Syndrome of the “eternal student”: why can they not finish their studies?
Career and self-realization
They are also called “wandering students” or “wandering students.” It is as if they are wandering around the student body, without putting at stake everything — a diploma or nothing. They annoy someone. Someone is compassionate and even envious: “People know how not to strain and calmly relate to their failures in learning.”
But are they really so philosophical about failed exams and tests? Is it true that they don’t care if they study at a common rhythm or not? Against the background of peers leading a turbulent student life, it is difficult not to feel like a failure. They do not fit into the universal concept of “Faster, Higher, Stronger.”
Long-term research has shown that the phenomenon of the eternal student has many causes. One of them is that not everyone is close to the idea of being the best and striving for heights. Each of us needs his own, personally calculated training time. Each has its own pace.
In addition to the desire to postpone everything for later, there are other experiences that accompany prolonged learning
According to a survey conducted by the Federal Statistical Office (das Statistische Bundesamt – Destatis) in the summer semester of 2018, there are 38,116 students in Germany who need 20 or more semesters to complete a degree. This refers to the pure time of study, excluding holidays, internships.
Statistics obtained by the North Rhine-Westphalia State Department of Information and Technology (NRW), on the other hand, give an idea of how large the number of those who need more time for education from the moment they enter a German university, only taking into account the university semester.
According to the analysis conducted in the winter semester of 2016/2017, there were 74 123 people who needed more than 20 semesters. This is almost 10% of all students in the region. These numbers show that the topic of long-term education is not just an exception to the rule.
In addition to the desire to postpone everything for later, there are other experiences that accompany prolonged learning.
Blame is not laziness, but life?
Perhaps some simply do not finish their studies because of laziness or because it is more convenient to be a student. Then they have an excuse not to go into the adult world with its 40-hour work week, joyless routine work in the office. But there are other, more significant reasons for long-term training.
For some, education is a heavy financial burden that makes students work. And work slows down the learning process. As a result, it turns out that they are looking for work to study, but because of it they miss classes.
It can be a psychological burden when a student who enters a particular university does not really know what he wants. Many students suffer from chronic stress: it is not easy to be in a state of race all the time. Especially if parents constantly remind them that it is worth studying for a son or daughter at a university.
For some, “digesting” is so difficult that medical attention is required, and they are forced to drop out of school. Often stress, anxiety about the future, about financial stability lead to prolonged depression.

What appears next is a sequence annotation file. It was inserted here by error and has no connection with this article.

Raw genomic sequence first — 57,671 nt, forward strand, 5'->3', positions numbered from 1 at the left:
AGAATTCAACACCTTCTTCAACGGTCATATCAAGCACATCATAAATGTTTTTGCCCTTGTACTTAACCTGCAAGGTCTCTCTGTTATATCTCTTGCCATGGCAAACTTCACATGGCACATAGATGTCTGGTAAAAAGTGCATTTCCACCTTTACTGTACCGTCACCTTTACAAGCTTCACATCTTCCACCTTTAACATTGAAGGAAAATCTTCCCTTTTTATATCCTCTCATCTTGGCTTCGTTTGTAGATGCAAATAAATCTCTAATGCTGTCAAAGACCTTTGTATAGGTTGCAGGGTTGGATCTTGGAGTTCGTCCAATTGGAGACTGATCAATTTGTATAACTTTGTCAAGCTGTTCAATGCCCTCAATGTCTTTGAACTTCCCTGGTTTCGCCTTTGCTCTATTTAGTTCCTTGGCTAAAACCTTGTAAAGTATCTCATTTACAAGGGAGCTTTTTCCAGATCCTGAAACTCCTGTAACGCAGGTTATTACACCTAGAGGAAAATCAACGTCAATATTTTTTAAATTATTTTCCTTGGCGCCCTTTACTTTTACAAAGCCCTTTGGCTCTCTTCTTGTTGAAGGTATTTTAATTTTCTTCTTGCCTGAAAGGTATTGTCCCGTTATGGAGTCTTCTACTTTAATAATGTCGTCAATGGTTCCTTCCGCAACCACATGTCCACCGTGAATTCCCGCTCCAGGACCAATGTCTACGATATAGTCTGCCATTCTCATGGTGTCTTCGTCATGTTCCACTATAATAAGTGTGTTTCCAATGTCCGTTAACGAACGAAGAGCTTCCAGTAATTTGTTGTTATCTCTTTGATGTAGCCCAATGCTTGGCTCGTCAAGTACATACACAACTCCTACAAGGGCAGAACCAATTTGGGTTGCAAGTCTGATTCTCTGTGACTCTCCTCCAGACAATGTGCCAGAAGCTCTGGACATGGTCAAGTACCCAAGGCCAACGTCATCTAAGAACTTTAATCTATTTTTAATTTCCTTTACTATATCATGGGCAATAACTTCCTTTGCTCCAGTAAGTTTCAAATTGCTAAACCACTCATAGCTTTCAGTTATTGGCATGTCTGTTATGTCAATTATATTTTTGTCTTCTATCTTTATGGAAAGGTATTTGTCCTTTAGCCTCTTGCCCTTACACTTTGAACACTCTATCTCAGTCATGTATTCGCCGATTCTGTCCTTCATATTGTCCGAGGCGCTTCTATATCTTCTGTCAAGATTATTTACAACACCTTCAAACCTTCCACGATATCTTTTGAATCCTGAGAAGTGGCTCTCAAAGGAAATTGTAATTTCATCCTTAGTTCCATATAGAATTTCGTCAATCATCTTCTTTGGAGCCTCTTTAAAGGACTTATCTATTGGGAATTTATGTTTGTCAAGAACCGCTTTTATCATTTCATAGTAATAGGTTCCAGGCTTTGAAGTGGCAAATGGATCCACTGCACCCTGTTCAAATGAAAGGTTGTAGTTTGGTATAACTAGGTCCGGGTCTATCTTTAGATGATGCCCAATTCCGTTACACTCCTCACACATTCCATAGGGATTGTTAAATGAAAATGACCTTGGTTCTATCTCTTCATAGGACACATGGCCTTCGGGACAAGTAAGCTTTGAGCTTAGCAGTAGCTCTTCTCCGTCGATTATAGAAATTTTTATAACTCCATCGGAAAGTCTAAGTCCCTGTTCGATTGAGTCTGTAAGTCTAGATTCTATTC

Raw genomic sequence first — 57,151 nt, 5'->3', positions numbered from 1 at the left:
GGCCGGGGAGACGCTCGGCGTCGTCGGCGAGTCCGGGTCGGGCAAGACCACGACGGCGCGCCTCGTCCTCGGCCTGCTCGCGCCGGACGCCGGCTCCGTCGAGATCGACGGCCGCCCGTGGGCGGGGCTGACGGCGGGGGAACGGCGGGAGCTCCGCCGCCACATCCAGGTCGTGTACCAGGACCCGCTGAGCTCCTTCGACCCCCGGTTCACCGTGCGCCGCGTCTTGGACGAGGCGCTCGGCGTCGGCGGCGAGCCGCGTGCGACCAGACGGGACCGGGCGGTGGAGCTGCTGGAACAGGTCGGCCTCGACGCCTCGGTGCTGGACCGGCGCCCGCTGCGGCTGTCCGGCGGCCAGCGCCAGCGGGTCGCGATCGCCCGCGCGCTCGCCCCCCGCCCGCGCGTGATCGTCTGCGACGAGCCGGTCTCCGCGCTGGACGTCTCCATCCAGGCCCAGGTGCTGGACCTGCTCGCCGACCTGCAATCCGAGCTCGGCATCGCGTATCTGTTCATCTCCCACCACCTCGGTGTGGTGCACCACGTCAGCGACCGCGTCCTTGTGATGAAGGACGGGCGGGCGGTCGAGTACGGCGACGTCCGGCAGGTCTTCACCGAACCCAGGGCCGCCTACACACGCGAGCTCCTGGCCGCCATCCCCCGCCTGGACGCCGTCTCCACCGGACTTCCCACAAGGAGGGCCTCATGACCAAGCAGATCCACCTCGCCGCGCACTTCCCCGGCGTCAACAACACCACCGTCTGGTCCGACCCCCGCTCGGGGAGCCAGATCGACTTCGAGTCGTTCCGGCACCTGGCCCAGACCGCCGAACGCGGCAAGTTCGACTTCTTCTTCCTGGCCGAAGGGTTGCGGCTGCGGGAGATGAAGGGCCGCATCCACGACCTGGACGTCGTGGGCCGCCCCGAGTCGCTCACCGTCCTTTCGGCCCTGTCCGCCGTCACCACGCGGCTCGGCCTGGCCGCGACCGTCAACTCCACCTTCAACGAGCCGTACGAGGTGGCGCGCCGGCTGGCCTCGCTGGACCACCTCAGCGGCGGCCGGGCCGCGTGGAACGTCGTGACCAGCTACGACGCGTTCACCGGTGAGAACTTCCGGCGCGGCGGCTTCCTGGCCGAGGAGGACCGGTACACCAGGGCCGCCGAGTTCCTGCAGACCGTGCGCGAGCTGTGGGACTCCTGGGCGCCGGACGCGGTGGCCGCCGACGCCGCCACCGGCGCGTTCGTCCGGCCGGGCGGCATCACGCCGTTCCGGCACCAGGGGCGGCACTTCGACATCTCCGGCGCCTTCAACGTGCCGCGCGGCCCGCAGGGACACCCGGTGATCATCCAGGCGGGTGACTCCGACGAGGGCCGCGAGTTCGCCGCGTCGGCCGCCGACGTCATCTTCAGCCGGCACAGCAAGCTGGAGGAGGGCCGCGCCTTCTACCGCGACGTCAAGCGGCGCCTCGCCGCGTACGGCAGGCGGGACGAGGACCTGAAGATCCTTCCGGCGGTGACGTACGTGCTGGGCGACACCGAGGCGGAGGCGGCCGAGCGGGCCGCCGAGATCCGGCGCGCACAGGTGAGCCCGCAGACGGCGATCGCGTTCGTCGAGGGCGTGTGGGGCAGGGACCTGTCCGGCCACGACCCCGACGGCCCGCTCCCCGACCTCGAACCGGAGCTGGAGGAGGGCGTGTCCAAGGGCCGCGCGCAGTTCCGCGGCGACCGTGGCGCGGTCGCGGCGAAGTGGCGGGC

Maybe the eternal student doubts the chosen path of professional implementation, plans for life, the need for higher education. The philosophy of achievements, it seems, pretty fed up with even the most notorious perfectionists and careerists. Maybe the “eternal student” is more intelligent than his classmates, result-oriented.
Instead of breaking his knee and running to the finish line at all costs, he admits that it’s more important for him not to suffocate in the book dust in a stuffy library and prepare for exams at night, but rather to breathe deeply somewhere on a trip with a backpack behind.
Or maybe love intervened in the usual course of the educational process? And it’s much more important to spend the weekend not at the table with textbooks, but in the arms and company of your beloved.
“What are you enriched with?”
What if we stop treating such students as “mentally disabled” and see a little more than a series of banal academic vacations? Perhaps a classmate spent ten semesters in the study of philosophy that interests him, and the summer in successful attempts to earn extra money, then spent four semesters studying law.
The officially missed time was not wasted. Just ask what it meant to him, what he did and what he learned during all these semesters. Sometimes one who doubts and allows himself to stop and take a break acquires more life experience than one who has studied non-stop for four years or six years, and then was immediately thrown into the labor market like a puppy in the water.
The “Eternal Student” managed to feel life and its possibilities and, having renewed his studies, he chose the direction and form (full-time, distance, distance) more consciously.
Or maybe he decided that he did not need a higher education (at least now) and it was better to get some kind of practical specialty in college.
That is why now in Germany and other European countries it has become popular among school graduates and their parents to take a break a year or two before entering their son or daughter in a higher educational institution. Sometimes it turns out to be more profitable than racing for a diploma.
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